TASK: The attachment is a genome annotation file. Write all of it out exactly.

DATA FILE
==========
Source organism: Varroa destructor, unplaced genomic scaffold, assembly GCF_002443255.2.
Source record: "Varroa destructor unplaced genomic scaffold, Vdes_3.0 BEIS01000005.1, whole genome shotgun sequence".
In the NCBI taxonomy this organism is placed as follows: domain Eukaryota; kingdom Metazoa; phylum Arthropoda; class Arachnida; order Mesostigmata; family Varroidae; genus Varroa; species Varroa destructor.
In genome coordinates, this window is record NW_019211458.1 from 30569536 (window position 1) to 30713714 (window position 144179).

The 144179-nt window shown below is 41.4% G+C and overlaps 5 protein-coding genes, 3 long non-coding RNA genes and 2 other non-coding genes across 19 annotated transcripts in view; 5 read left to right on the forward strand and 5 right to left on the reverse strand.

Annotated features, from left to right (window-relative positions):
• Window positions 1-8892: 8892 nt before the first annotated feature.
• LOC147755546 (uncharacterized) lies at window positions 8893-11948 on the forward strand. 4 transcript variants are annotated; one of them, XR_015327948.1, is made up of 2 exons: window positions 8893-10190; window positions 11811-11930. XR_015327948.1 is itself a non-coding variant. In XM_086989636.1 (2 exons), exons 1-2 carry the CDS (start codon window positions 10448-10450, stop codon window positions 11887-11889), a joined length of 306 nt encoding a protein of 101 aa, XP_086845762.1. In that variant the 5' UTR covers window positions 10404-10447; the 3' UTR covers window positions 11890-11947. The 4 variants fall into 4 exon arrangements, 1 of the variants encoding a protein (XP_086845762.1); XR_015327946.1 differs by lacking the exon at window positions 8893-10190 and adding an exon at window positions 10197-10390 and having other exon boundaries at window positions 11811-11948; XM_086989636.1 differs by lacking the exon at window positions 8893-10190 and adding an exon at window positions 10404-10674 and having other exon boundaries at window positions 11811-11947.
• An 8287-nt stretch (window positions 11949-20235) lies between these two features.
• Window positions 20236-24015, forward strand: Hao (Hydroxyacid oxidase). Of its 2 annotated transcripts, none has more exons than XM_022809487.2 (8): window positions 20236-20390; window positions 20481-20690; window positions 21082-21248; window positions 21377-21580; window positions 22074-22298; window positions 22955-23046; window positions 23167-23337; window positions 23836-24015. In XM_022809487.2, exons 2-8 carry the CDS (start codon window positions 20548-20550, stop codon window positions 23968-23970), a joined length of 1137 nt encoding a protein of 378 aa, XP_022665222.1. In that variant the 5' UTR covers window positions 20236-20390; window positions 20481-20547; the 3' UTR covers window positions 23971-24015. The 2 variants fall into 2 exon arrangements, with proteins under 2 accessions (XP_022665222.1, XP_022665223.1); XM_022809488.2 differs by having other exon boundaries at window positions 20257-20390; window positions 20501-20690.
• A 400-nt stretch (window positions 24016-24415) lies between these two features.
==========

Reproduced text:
Source organism: Varroa destructor, unplaced genomic scaffold, assembly GCF_002443255.2.
Source record: "Varroa destructor unplaced genomic scaffold, Vdes_3.0 BEIS01000005.1, whole genome shotgun sequence".
In the NCBI taxonomy this organism is placed as follows: domain Eukaryota; kingdom Metazoa; phylum Arthropoda; class Arachnida; order Mesostigmata; family Varroidae; genus Varroa; species Varroa destructor.
In genome coordinates, this window is record NW_019211458.1 from 30569536 (window position 1) to 30713714 (window position 144179).

The 144179-nt window shown below is 41.4% G+C and overlaps 5 protein-coding genes, 3 long non-coding RNA genes and 2 other non-coding genes across 19 annotated transcripts in view; 5 read left to right on the forward strand and 5 right to left on the reverse strand.

Annotated features, from left to right (window-relative positions):
• Window positions 1-8892: 8892 nt before the first annotated feature.
• LOC147755546 (uncharacterized) lies at window positions 8893-11948 on the forward strand. 4 transcript variants are annotated; one of them, XR_015327948.1, is made up of 2 exons: window positions 8893-10190; window positions 11811-11930. XR_015327948.1 is itself a non-coding variant. In XM_086989636.1 (2 exons), exons 1-2 carry the CDS (start codon window positions 10448-10450, stop codon window positions 11887-11889), a joined length of 306 nt encoding a protein of 101 aa, XP_086845762.1. In that variant the 5' UTR covers window positions 10404-10447; the 3' UTR covers window positions 11890-11947. The 4 variants fall into 4 exon arrangements, 1 of the variants encoding a protein (XP_086845762.1); XR_015327946.1 differs by lacking the exon at window positions 8893-10190 and adding an exon at window positions 10197-10390 and having other exon boundaries at window positions 11811-11948; XM_086989636.1 differs by lacking the exon at window positions 8893-10190 and adding an exon at window positions 10404-10674 and having other exon boundaries at window positions 11811-11947.
• An 8287-nt stretch (window positions 11949-20235) lies between these two features.
• Window positions 20236-24015, forward strand: Hao (Hydroxyacid oxidase). Of its 2 annotated transcripts, none has more exons than XM_022809487.2 (8): window positions 20236-20390; window positions 20481-20690; window positions 21082-21248; window positions 21377-21580; window positions 22074-22298; window positions 22955-23046; window positions 23167-23337; window positions 23836-24015. In XM_022809487.2, exons 2-8 carry the CDS (start codon window positions 20548-20550, stop codon window positions 23968-23970), a joined length of 1137 nt encoding a protein of 378 aa, XP_022665222.1. In that variant the 5' UTR covers window positions 20236-20390; window positions 20481-20547; the 3' UTR covers window positions 23971-24015. The 2 variants fall into 2 exon arrangements, with proteins under 2 accessions (XP_022665222.1, XP_022665223.1); XM_022809488.2 differs by having other exon boundaries at window positions 20257-20390; window positions 20501-20690.
• A 400-nt stretch (window positions 24016-24415) lies between these two features.